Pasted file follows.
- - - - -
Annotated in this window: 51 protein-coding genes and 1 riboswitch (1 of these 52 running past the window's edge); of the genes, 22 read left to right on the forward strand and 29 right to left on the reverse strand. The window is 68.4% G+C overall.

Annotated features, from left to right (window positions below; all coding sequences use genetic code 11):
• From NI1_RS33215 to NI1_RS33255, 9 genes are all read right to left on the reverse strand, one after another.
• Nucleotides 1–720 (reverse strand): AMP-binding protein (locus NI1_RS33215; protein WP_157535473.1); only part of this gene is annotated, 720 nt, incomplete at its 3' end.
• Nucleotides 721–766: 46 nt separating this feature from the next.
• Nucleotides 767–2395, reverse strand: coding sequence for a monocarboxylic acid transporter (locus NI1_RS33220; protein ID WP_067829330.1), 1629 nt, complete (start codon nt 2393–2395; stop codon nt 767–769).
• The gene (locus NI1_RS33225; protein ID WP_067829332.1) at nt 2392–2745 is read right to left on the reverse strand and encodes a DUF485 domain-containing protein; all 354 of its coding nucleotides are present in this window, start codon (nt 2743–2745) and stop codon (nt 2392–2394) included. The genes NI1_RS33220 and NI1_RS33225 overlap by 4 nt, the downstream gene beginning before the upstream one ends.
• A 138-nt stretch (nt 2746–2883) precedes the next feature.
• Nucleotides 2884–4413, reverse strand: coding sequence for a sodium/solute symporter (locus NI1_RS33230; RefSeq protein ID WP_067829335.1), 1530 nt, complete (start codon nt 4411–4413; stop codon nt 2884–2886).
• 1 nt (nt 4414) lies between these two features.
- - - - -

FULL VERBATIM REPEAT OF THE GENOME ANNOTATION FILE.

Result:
Annotated in this window: 51 protein-coding genes and 1 riboswitch (1 of these 52 running past the window's edge); of the genes, 22 read left to right on the forward strand and 29 right to left on the reverse strand. The window is 68.4% G+C overall.

Annotated features, from left to right (window positions below; all coding sequences use genetic code 11):
• From NI1_RS33215 to NI1_RS33255, 9 genes are all read right to left on the reverse strand, one after another.
• Nucleotides 1–720 (reverse strand): AMP-binding protein (locus NI1_RS33215; protein WP_157535473.1); only part of this gene is annotated, 720 nt, incomplete at its 3' end.
• Nucleotides 721–766: 46 nt separating this feature from the next.
• Nucleotides 767–2395, reverse strand: coding sequence for a monocarboxylic acid transporter (locus NI1_RS33220; protein ID WP_067829330.1), 1629 nt, complete (start codon nt 2393–2395; stop codon nt 767–769).
• The gene (locus NI1_RS33225; protein ID WP_067829332.1) at nt 2392–2745 is read right to left on the reverse strand and encodes a DUF485 domain-containing protein; all 354 of its coding nucleotides are present in this window, start codon (nt 2743–2745) and stop codon (nt 2392–2394) included. The genes NI1_RS33220 and NI1_RS33225 overlap by 4 nt, the downstream gene beginning before the upstream one ends.
• A 138-nt stretch (nt 2746–2883) precedes the next feature.
• Nucleotides 2884–4413, reverse strand: coding sequence for a sodium/solute symporter (locus NI1_RS33230; RefSeq protein ID WP_067829335.1), 1530 nt, complete (start codon nt 4411–4413; stop codon nt 2884–2886).
• 1 nt (nt 4414) lies between these two features.